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Anthony Dirrell Speaks Out On Last Saturday Night


Anthony Dirrell Speaks Out On Last Saturday Night
By: Sean Crose

Boxing once again received some negative attention last Saturday night when chaos ensued after the Andre Dirrell-Jose Uzcategui super middleweight bout in Maryland. Dirrell was sent down and out by a punch that landed after the bell. Uzcategui was disqualified, but Dirrell’s uncle and trainer, Leon Lawson Jr, sucker punched Uzcategui twice in the fight’s aftermath. He’s now being sought by Maryland police. There was also an incident, however, involving Dirrell’s sibling, Anthony, for video shows the younger Dirrell brother pushing an individual in the post-fight madness. The man who was pushed is said to have been a Maryland commissioner. Needless to say, word was out that the police were quite interested in Anthony’s actions that night, as well as his uncles’.

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Anthony Dirrell himself, however, claims the police weren’t interested in him at all last weekend. “They wasn’t even looking for me,” Dirrell said over the phone. “They never interviewed me or nothing.” Dirrell even claimed that the police were rather helpful after the madness that transpired at the MGM Grand National Arena. “They escorted me to my brother’s room,” he claimed. Dirrells’ assertions coincide with those of his representative, Kira Kusky, who I had spoken with earlier in the day. “He is not in any jeopardy,” she said when I asked about a police investigation. “No, not at all.”

And so Anthony Dirrell looks clear to meet Callum Smith next September in California for the WBC world super middleweight title. There was word that the championship battle would be put off due to legal matters stemming from last Saturday, but both Dirrell and his representative assured me that wouldn’t be the case. “His next fight is still on,” Kusky said, a fact Dirrell himself reiterated when we spoke a short time later. “I don’t see how (the fight could be off),” he claimed. “Nobodies’ looking for me.” It’s clear, then, that Dirrell and his team feel it is safe to focus on the talented and undefeated Smith without being impeded by legal matters.

As for older brother, Andre – who found himself on the mat after the bell last Saturday – Dirrell claims he’s doing well. “My bother’s fine,” he said. The saga of Leon Lawson Jr, uncle and trainer, has yet to be resolved (he’s still wanted by police, after all), yet it looks like both Dirrell brothers themselves are free to carry on with their respective careers. Before the call ended I asked Anthony if he’d like to, through his perspective, go over the events at the MGM Grand National Arena. “No,” he responded. “I’m not talking about that.”

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Boxing’s Dark Saturday


Boxing’s Dark Saturday
By: Sean Crose

Look, boxing is a rough sport. Always has been. Always will be. Nothing gets much darker than when fighters become permanently damaged or even killed.

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There’s other less than savory matters, however, that often abound in and around the sweet science. For years, the sport was heavily under mafia influence. What’s more, bad decisions on the part of judges still pop up on a regular basis. Worse yet, modern fans are forever being taken for saps (Mayweather-McGregor is – or will be – in a sense, only the most recent example). And then, of course, there’s the miscellaneous, off the wall stuff. Like the time an in-ring riot erupted immediately after a Riddick Bowe-Andrew Golota heavyweight throwdown.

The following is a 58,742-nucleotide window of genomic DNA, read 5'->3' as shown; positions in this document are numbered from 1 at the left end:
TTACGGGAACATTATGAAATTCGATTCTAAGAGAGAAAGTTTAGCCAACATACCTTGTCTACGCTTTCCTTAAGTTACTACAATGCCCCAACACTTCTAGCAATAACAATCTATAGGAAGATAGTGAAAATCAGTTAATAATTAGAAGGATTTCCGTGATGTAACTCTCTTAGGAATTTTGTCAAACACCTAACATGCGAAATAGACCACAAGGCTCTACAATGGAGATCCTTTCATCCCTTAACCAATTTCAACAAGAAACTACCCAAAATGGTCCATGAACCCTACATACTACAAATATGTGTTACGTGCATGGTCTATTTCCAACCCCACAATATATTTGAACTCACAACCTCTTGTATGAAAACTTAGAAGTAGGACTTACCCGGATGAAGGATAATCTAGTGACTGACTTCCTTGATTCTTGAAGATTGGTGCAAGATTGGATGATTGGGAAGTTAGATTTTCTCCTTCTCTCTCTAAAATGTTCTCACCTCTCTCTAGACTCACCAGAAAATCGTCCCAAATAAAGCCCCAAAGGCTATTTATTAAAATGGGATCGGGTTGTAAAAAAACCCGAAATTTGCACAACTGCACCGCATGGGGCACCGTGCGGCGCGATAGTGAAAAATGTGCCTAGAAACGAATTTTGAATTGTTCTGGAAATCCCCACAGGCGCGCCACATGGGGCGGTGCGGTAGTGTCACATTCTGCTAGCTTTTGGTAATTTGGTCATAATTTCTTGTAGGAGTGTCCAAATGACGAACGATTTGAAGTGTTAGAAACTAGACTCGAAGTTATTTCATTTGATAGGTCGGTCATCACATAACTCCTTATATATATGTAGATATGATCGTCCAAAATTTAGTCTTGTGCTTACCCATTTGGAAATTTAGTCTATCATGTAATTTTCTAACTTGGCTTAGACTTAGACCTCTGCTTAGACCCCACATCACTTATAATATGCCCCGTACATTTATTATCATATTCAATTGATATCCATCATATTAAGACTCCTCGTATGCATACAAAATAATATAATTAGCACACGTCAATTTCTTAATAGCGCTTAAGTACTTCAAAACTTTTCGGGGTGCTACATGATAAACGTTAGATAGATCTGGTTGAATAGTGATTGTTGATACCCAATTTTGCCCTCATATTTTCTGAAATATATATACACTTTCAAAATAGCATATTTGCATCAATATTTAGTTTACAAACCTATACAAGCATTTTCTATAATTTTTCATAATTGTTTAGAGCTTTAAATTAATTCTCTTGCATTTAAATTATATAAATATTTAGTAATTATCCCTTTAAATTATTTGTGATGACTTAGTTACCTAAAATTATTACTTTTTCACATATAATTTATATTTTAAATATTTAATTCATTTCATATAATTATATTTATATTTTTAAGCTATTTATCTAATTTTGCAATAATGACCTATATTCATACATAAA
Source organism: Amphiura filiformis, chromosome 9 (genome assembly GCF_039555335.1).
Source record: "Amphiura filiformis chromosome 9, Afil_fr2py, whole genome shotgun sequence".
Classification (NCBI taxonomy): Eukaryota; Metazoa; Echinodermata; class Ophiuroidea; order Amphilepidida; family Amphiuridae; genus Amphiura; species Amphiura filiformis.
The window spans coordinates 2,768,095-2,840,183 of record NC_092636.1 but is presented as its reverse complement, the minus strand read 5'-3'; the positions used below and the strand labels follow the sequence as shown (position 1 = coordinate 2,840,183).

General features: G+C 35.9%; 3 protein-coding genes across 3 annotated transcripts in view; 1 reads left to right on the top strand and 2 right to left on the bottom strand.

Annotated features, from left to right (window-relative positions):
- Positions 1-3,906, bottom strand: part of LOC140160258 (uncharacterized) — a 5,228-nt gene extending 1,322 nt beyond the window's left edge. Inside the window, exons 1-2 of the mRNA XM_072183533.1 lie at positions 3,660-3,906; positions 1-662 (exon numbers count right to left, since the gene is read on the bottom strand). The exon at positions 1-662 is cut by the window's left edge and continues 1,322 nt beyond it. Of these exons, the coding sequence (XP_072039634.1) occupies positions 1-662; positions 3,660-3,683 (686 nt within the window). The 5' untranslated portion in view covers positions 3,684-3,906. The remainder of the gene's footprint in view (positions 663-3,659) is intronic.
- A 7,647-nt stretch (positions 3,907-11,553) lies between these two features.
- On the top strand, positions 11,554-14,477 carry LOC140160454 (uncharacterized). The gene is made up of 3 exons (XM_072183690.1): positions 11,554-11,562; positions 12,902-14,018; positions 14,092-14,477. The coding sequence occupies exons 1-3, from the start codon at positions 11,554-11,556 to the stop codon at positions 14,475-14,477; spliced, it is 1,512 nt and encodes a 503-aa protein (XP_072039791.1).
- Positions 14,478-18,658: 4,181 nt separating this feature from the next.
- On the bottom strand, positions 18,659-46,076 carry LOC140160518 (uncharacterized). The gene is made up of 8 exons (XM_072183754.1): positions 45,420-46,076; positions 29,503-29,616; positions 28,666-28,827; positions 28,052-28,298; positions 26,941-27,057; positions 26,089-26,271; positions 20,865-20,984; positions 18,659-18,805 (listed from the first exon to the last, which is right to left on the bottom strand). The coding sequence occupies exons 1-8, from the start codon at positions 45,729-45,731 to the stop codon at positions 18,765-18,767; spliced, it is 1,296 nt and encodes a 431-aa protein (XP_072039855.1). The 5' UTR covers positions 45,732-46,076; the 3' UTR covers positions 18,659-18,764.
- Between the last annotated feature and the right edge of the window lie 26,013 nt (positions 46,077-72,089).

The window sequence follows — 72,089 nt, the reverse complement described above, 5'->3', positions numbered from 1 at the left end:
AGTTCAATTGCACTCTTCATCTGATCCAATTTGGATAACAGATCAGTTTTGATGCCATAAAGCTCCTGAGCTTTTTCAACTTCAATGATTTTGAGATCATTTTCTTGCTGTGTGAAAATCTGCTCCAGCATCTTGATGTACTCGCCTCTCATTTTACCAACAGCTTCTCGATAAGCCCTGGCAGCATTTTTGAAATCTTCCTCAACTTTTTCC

This past Saturday presented just such a scenario, when Jose Uzcategui was disqualified for hitting Andre Dirrell after the bell, an act which subsequently sent Dirrell to the mat. In response to said offense, Dirrell’s trainer and uncle, Leon Lawson Jr, absolutely cold cocked an unsuspecting Uzcategui twice. To make matters all the more insane, the entire incident was recorded for the entire world to see. Police are now looking for Lawson, who will be charged with some pretty serious stuff after such a violent assault. The trainer, who slipped out of the MGM Grand National Arena after the attack, is still essentially on the lam, as a Sunday phone call to the Saint George’s County Police Department presented no further developments.

Again, boxing is a rough sport. What’s more, physical violence, which is what boxing deals in, can lead to exceedingly high emotions. Still, one simply does not get to step up to an unsuspecting person and repeatedly punch that person in the face. It’s illegal and it’s also wrong.

Will Lawson be banned from boxing, as some are suggesting? Will he end up doing jail time? Maybe. Maybe not. This is boxing, after all, where nothing can be taken for granted, either in or out of the ring.

Yet the dark cloud that hung over the sport on Saturday didn’t begin and end with Lawson. Up in Madison Square Garden, Terence Crawford absolutely beat the hell out of an overmatched Felix Diaz later that same evening. Fair enough, you might say, Diaz knew what he was getting himself into. And while that’s true, this author still found Crawford’s behavior unsavory. Mocking an opponent is part of the psychological warfare of boxing.

Mocking an opponent while in the act of deforming that opponent’s face, however, is sadistic and unacceptable. Oh, it’s legally permissible. But it is – or should be – socially unacceptable, nonetheless.

Boxing’s been having a great year. Here’s hoping the terrible moments keep to a minimum.

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